Gallstones

Gallstones are deposits in the gallbladder, which can be small like sands or big like eggs. (see picture at right, a gallstone retracted by ERCP) There are three types of gallstones: 1. cholesterol stones are formed from cholesterol, which are the most common type; 2. Pigment stones are made from bilirubin. 3. Mixed stones that are made from both cholesterol and bilirubin. The major problems caused by gallstones are: 1. Infection of the gallbladder, also called cholecystitis, is caused by large stone(s) blocking the gallbladder duct, also called cystic duct; 2. Obstruction in the common bile duct, also called choledocholithiasis, results in acute pancreatitis, jaundice, hepatitis, cholangitis, etc, by impairing the draining system; 3. A gallstone blocking the intestine, is known as gallstone ileus. 4. Increased risk of gallbladder polyps and cancer.

Common Causes and Risk Factors:

  • Female gender
  • Age 40 and above
  • Obesity
  • High cholesterol diet
  • Native Americans and Hispanics
  • Family history of gallstones
  • Diabetes
  • Pregnancy
  • Liver cirrhosis and biliary tract infections
  • Hemolytic anemia
  • Sickle cell anemia
  • Rapid weight loss
  • Total parenteral nutrition use

Symptoms and signs

Many people with gallstones may not have any symptoms and the gallstones are just found accidently by x-ray, ultrasound, or CT scan for other reasons. Depending on the location of the stones, patient may have the following signs and symptoms:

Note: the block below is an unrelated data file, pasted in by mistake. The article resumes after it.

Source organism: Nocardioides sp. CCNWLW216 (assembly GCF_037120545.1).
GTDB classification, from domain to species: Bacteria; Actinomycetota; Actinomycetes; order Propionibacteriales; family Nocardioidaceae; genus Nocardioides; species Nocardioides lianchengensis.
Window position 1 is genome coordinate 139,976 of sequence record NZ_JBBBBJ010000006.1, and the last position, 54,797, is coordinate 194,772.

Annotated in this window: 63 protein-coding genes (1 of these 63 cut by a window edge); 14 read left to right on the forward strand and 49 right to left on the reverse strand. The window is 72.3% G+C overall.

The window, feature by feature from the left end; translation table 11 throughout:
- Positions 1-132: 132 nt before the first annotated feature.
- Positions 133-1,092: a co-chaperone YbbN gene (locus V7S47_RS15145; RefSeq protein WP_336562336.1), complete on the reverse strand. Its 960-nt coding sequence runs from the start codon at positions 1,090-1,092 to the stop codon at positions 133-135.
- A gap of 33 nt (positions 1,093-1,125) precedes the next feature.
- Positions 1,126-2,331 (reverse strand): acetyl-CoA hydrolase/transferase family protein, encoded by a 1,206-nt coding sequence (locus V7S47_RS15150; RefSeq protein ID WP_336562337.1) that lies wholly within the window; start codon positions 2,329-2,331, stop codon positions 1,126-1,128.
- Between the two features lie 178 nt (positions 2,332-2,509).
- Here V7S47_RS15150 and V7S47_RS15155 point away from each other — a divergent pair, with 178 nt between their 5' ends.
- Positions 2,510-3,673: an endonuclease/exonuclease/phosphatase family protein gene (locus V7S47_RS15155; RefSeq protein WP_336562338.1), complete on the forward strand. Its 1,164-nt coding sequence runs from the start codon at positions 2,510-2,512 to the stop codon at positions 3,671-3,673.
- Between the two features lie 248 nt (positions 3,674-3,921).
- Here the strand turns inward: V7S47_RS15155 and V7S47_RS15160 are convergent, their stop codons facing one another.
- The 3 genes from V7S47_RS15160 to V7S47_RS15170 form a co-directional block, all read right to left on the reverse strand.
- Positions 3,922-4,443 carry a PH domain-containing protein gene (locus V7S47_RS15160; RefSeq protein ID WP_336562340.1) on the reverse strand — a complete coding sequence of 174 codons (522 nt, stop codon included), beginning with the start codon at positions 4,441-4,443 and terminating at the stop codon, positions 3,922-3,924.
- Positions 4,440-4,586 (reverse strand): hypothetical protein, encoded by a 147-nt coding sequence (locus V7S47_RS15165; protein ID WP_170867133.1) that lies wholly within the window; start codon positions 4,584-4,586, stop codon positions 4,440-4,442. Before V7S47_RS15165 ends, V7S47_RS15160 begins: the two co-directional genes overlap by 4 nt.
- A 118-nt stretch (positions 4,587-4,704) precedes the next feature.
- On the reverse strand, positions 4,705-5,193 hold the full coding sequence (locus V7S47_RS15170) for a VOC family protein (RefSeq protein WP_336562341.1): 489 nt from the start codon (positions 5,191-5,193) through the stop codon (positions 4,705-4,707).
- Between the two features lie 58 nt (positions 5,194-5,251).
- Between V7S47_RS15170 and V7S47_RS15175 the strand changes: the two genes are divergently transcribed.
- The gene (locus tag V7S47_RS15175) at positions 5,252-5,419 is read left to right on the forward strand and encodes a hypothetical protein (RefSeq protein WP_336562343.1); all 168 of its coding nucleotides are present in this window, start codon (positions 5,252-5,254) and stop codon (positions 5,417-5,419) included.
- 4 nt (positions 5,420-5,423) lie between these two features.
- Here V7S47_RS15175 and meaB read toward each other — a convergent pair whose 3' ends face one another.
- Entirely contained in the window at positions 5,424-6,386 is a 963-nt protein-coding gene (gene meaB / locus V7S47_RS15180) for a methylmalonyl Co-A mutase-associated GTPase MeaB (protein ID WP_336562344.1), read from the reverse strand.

• Intermittent abdominal discomfort or pain especially after a fatty meal
  • Cramping pain
  • Sharp pain spread to the back or the right shoulder
  • Nausea and vomiting
  • Jaundice
  • Fever
  • Right upper abdomen tender to touch
  • Distended belly
  • Light colored stools

Some patients may become very sick with severe symptoms if necrotizing pancreatitis, cholangitis, perforated gallbladder or small bowel, etc, develop. This is an medical emergency, which requires admission to the hospital and immediate medical treatment.

Diagnosis and Treatment

Diagnosis is based on the risk factors, symptoms, signs, etc. One or more of the follow tests maybe needed for the diagnosis:

Treatment is based on the symptoms and signs, physical examination, and test findings. Asymptomatic patient without organ damage may not need any special treatment except close observation. Depending on the presentation, one or more of the following modalities maybe the choice of treatment:

References:

  1. PubMed Health.
  2. Wikipedia.
  3. Mayo clinic online health information.
  4. Sleisenger and Fordtran's Gastrointestinal and Liver Disease- by Mark Feldman MD, et al.
  5. The Little Black Book of Gastroenterology-by David W. Hay.
  6. Principles of Clinical Gastroenterology by Tadataka Yamada, et al.


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